Vision Health Month


May is Vision Health Month

Issue link:

Contents of this Issue


Page 0 of 3 1079 St. Mary's Road 204.253.9219 SUNGLASS SALE 25% off all Rx and non Rx sunglasses. COME AND SEE! UNTIL MAY 31 ST HEALTH VISION MONTH F R I D AY, M AY 1 1 , 2 0 1 8 SPECIAL SECTION A S U P P L E M E N T T O T H E W I N N I P E G F R E E P R E S S D5 VIEW ONLINE AT Cannabis is scheduled to be legalized across Canada in just a few months but before you head down to a dispensary with visions of Cheech & Chong dancing in your head, take a second to look deep into your own eyes. Will doing your best Rastafarian impersonation have any long-term impact on your ability to see? Dr. Luke Small, a Winnipeg-based Doctor of Optometry, says nobody knows for sure because there simply isn't enough data yet, but he preaches extreme caution when it comes to cannabis consumption. Much has been made in recent years about the medicinal benefits of smoking cannabis to lessen a variety of pains but he won't be prescribing it to any of his patients. There are more than 400 chemical components in cannabis but THC, or tetrahydrocannabinol, is the one responsible for most of the psychological effects — or getting people high. Cannabidiol (CBD) is another active ingredient, and that's what helps with pain. It's possible to get pain management without any having any hallucinations but you have to be careful when taking pills or edible forms, Small said. "A lot of people will pop a gummy bear and think because it goes into their stomach that it's not affecting them and then they'll pop another one. That's when things can go bad," he said. If cannabis has been prescribed to you by your family physician, follow their instructions and don't self-medicate, he said. Legalizing recreational marijuana, a key plank in Prime Minister Justin Trudeau's campaign in 2015, was initially on track to be finalized in July but thanks to a couple of delays, won't happen until August at the earliest and possibly September. One of most common — and misunderstood — uses of CBD is in the treatment of glaucoma, an eye disease in which fluid pressure can damage the optic nerve and lead to vision loss or even blindness. In fact, it's the world's leading cause of irreversible blindness. Once the damage begins, peripheral vision can be the next to go. Cannabis proponents maintain if you can lower the pressure in your eyes, you can control the damage to your optic nerves but Small said that's simply not true. "We want to bust the myth that it's great for lowering eye pressure. It only has a very short-term effect. In order to keep your pressures down, you'd have to be using it all day. You can imagine the ramifications in the workplace might be a bit of an issue," he said, noting there are other treatments for glaucoma. Thanks to an unregulated internet, far too many people are getting their medical advice from Dr. Google. Small said there are studies that show chronic users of marijuana can sustain brain damage but proponents prefer to point to the many online sites that provide testimonials, rather than actual medical evidence, that say no damage occurs. "Be careful who you get your information from. It can damage your system and your brain long-term," Small said. In fact, one French study of chronic users found the toxic effects of marijuana slowed neural processing of what they were seeing. "As you look at something, a massive amount of information comes into your retina. You can measure the signals to your brain from your retina and the processing is done in the back of your head. That signal, that firing, is slower in a chronic marijuana user. Long-term, that could potentially affect your vision," he said. A common side effect from smoking marijuana is red bloodshot eyes. Medicinal marijuana lowers your blood pressure, causing peripheral blood vessels to dilate as they try to push blood back to the heart, causing the "stoned" look. "If your eyes are staying red longer or one is redder than the other, see an optometrist," Small said. "If something doesn't seem right, get an eye exam." HIGHS & YOUR EYES BY GEOFF KIRBYSON Dr. Luke Small says there isn't enough data yet to fully understand the long-term effects of marijuana use on eye health. Photo by Jason Halstead If you're seeking ways to get longer and more luscious lashes, it's a good idea to keep a close eye on the potential risks. F or Doctor of Optometry Nadine Shelton, owner of nv Exclusive Eye Care and Eye Wear, it's important that people understand possible issues with eyelash extensions and the Latisse procedure for eyelash growth. "Eyelash extensions are secured at the base of each individual lash with an adhesive. So basically you lie down and someone painstakingly puts one lash on one of your lashes, gluing it on at the base," she says. "Since you're getting something glued to your eyelashes, you want to make sure that whoever's doing it is certified and knows what they're doing. The glue shouldn't touch the eye or the eyelid; it should just touch the lash." The person applying the extensions is working with small tweezers, so there is always the risk you could get poked in the eye, Shelton adds. As well, they usually use a gel pad to separate the top lash from the bottom lash while they're gluing the extensions down. If this pad slips, it can touch the eye and cause irritation. Other problems could also arise, both during the application process and afterwards. "The glue can emit some fumes that can cause skin irritation. You can get red, puffy, irritated eyelids after the fact. It's a small allergic reaction, but sometimes it doesn't go away as quickly as it should," Shelton says. "Also, I've seen people who have glued a couple lashes to one lash, which creates this nice thick movie star look, but it's weighing down your own eyelash. That extra weight can make your eyelash fall out sooner than it would normally fall out, so you can get premature loss of eyelashes." Issues can also occur if you don't clean the eyelash extensions correctly, Shelton notes. "If you have these lovely extensions on there, you have to clean them properly. You're supposed to use an eyelash wash, which is basically just soap and water to get any gunk off the eyelashes. Dust and debris can stick to the fake lashes a bit more easily, so you've got to keep them clean," she says. "We see people who are afraid to clean them because they don't want them to come unglued, and that can lead to eyelid irritation. And if something's stuck on the lash and it falls in the eye, that could lead to irritation there as well." As for Latisse, the process involves a prescription liquid being applied to the base of the eyelashes with a small wand to make the lashes grow thicker and longer. Latisse is manufactured by California-based Allergan, the same company that makes Botox. In Manitoba, Latisse is generally only prescribed by an ophthalmologist or dermatologist. Doctors of Optometry can't prescribe Latisse at this time. The drug originated as Lumigan, which has been used in Canada for the treatment of glaucoma since 2002. Glaucoma patients using Lumigan noticed their eyelashes growing longer and thicker, so Allergan decided to turn the not fully-understood side effect into a cosmetic drug, rebranding it as Latisse. Available in the U.S. since 2008, Latisse contains the same active ingredient as Lumigan — bimatoprost — at the identical .03 per cent strength. "It was one of those mistaken inventions," Shelton explains. "Glaucoma patients were taking an eye drop to help lower the eye pressure, and one of the side effects of this drop was that they were getting these long lashes." With Latisse, instead of putting the drop in your eye as you would for glaucoma treatment, the drops are applied to the base of the eyelashes. "It extends the growth phase of the lashes so they grow longer and it increases the number of follicles that sprout hairs. As long as you're using it, the lashes will continue to grow," Shelton says. "The downside is that the drop causes a bit of inflammation on the skin, so you get a little bit of redness along where you put the drop." In addition, Latisse can cause pigmentation to look darker. "It increases pigment growth, so if you put it in the eye, it can cause brown eyes to look more brown and can cause blue eyes to turn brown. If you put it on the skin, it can cause increased pigmentation along the eyelash," Shelton says. Some patients are also surprised that their long lashes might not meet their expectations. "If you go to the Latisse website, they show beautiful voluminous curved eyelashes, but in reality only some people get those kind of eyelashes. Other people get very coarse and straight lashes that stick out straight," Shelton says. "So patients complain because they're not like their normal lashes. It depends on your reaction to that drop." With both procedures, Shelton offers some words of wisdom: "I think it can be safe to do, but you have to do it the right way." LEARN BEFORE YOU LENGTHEN LASHES BY JENNIFER MCFEE Dr. Nadine Shelton says it's important that people understand possible issues with eyelash extensions and the Latisse procedure. Photo by Darcy Finley For advertising information, call: 204-697-7389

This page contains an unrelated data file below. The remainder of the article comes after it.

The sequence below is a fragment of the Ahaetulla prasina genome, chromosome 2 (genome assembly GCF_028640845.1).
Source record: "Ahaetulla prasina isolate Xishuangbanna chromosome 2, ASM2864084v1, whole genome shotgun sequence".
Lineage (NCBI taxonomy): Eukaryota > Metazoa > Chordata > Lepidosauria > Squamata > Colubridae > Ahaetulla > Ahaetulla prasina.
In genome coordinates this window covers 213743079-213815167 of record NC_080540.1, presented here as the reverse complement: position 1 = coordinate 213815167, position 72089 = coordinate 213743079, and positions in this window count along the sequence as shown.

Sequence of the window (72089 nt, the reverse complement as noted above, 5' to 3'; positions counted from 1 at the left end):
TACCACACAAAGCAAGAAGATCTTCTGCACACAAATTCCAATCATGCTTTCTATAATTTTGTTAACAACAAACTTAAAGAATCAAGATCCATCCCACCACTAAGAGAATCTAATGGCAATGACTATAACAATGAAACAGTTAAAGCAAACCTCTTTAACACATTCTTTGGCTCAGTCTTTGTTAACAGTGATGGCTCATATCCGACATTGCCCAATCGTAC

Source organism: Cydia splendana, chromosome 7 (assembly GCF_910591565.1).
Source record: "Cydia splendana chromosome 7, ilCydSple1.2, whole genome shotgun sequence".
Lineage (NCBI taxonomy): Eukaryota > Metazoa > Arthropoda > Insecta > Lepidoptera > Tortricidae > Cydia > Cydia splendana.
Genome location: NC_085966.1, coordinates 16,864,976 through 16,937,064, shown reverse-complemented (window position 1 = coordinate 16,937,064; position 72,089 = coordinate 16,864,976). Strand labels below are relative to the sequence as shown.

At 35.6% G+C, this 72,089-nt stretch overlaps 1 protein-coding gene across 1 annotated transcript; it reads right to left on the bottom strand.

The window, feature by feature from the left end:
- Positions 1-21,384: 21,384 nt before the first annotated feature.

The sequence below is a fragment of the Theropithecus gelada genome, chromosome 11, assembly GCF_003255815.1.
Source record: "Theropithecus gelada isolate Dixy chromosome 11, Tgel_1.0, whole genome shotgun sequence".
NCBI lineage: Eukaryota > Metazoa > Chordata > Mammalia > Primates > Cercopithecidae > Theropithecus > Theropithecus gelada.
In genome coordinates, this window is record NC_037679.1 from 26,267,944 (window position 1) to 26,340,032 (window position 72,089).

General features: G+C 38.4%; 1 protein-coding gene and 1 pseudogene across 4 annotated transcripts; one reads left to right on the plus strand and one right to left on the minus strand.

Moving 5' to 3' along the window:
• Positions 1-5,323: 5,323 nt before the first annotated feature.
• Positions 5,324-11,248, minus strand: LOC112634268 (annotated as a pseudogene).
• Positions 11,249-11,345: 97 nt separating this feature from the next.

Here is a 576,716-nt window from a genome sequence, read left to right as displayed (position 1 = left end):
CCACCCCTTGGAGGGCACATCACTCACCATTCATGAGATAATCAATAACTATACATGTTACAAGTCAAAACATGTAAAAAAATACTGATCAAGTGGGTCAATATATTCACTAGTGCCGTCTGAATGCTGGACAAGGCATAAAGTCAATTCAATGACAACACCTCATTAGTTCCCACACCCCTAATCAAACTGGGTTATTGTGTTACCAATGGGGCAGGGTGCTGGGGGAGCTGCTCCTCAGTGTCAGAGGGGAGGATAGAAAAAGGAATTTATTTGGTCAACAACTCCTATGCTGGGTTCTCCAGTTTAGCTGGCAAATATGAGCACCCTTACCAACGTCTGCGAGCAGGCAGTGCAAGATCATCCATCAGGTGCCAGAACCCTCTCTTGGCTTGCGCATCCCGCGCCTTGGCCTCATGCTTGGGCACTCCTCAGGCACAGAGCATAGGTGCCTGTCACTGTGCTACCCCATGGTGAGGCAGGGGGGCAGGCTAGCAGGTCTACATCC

Articles in this issue

Archives of this issue

view archives of Vision Health Month - 2018